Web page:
Real Estate In On Land Use Planning

    GRAND RAPIDS — The real estate industry is going to have a unique opportunity to play a huge role in protecting land throughout Kent County.

    Realtors, developers and builders are expected to be invited to participate in an upcoming charrette intended to identify greenspaces that should be preserved.

    The design meeting, which also will include local public officials and preservationists, will be hosted by the Grand Valley Metro Council as part of an agreement the regional planning agency entered into with the Land Conservancy of West Michigan.

    “This is a very hot-potato issue now,” said Kent County Commission Chairman David Morren of land preservation.

    “I think it’s foolish not to. I think they should be invited to the table,” he added.

    Metro Council Planning Director Andy Bowman agreed that industry members should take part, as did Land Conservancy WM Executive Director Julie Stoneman.

    “In lots of cases, developers, especially, have a really good and solid sense of those places out there that they’d like to see protected, those natural features that are actually amenities to potential development,” said Stoneman.

    “We think that developers are going to have a huge role in protection efforts. You can’t buy all the land that should be protected because of its importance, environmentally and ecologically. So there are development designs that you can do to a particular parcel to protect the best features of a parcel,” she added.

    Stoneman said a good way to save a natural feature is to work with developers in the design of a project. A natural feature can include agricultural land, working landscapes, forests, river corridors, wetlands and fields that might be home to rare species.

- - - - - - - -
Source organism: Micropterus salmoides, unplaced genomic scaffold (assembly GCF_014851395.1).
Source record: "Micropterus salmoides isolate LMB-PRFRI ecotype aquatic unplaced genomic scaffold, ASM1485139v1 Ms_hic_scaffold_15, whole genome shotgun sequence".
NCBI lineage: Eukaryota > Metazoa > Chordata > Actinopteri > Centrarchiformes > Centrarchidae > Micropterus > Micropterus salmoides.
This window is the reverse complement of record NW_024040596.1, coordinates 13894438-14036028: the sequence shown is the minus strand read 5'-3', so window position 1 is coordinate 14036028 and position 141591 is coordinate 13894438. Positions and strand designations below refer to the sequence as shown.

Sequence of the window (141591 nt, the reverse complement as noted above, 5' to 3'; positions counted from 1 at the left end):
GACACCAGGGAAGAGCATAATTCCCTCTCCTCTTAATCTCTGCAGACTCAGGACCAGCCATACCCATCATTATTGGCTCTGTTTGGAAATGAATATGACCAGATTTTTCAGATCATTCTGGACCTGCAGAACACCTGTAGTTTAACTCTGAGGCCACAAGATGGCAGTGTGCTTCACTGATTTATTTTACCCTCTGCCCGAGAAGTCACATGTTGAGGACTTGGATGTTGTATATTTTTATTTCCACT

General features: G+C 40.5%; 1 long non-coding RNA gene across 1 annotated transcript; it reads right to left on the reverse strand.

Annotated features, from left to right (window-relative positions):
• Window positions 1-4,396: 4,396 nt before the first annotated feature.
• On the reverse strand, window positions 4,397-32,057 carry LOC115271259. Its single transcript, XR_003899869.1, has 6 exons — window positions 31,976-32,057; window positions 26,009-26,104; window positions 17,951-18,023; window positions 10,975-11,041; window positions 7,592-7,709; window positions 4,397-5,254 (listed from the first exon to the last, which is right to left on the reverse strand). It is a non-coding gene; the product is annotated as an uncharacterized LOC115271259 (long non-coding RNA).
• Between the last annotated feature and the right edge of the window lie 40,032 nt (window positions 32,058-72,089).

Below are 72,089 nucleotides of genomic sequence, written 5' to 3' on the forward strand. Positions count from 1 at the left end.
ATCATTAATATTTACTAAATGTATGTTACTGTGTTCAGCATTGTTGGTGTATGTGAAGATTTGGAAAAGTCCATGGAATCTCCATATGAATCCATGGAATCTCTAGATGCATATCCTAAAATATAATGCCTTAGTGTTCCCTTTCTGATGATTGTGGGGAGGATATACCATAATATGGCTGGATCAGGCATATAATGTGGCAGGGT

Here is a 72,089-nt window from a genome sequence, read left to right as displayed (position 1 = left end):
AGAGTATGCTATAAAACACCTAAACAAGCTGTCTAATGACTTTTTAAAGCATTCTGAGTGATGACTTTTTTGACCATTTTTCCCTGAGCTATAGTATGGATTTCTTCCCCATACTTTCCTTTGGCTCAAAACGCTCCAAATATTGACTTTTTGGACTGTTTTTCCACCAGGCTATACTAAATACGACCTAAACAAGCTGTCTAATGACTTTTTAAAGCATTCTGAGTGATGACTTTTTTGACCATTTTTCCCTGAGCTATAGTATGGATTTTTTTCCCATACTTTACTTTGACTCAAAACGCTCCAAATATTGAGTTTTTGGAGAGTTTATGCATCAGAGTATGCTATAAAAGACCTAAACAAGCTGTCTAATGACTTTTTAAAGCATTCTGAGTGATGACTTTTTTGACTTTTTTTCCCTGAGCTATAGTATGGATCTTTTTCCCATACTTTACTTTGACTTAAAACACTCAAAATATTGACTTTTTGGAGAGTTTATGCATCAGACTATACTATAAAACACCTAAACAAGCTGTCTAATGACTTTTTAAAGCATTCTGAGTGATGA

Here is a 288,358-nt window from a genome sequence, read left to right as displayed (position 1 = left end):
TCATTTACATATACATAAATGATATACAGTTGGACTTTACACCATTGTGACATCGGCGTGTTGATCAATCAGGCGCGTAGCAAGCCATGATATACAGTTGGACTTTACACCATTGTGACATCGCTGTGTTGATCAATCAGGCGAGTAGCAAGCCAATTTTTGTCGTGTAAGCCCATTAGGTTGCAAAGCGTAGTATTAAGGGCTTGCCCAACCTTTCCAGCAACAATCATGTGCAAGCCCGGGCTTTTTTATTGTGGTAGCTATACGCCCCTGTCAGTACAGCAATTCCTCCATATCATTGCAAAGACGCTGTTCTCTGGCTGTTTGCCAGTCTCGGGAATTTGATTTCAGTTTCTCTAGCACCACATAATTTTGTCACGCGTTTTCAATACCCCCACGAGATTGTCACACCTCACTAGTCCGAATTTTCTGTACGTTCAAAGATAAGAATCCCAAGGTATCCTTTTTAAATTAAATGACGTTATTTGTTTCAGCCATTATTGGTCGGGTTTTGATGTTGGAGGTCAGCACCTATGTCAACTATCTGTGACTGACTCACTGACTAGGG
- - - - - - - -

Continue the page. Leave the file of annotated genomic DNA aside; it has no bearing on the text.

Residential real estate firms and homebuilders provided the strongest opposition to the Purchase of Development Rights ordinance Kent County adopted in late 2002. The PDR program allows farmers to sell the developmental rights of their properties to the county, while they continue to farm the land. If the county owns those rights, properties can’t be developed for commercial purposes. So far, no landowner has sold that right.

    The charrette is just one of three tasks that the Metro Council will perform for the local conservancy. The agency will develop a tool kit to allow local units of government to create a natural features inventory within their political boundaries. Then the council will create an Internet-based application for the inventory through its Regional Geographic Information System, or REGIS.

    The Land Conservancy is paying the Metro Council $23,000 for its work, with $10,000 of that amount going to REGIS for mapping the inventory.

    “We’re trying to protect some of the area’s best and most important open spaces. We need to know where they are and so we hope this tool kit will provide some motivation and incentive for local units to undertake a natural features inventory,” said Stoneman.

    The People and Land program, a statewide project of the W.K. Kellogg Foundation, is paying for the work through a grant it gave the Land Conservancy. The Grand Rapids Community Foundation also has made a contribution to the effort.

    Beside the charrette that will be held in Grand Rapids, others will take place in Holland and Muskegon. The Land Conservancy also is sponsoring the Lakeshore meetings, but the West Michigan Strategic Alliance is hosting those.

    A date hasn’t been set, yet, for the charrette in Grand Rapids. But the contract calls for the Metro Council to have its work finished by the end of August.    

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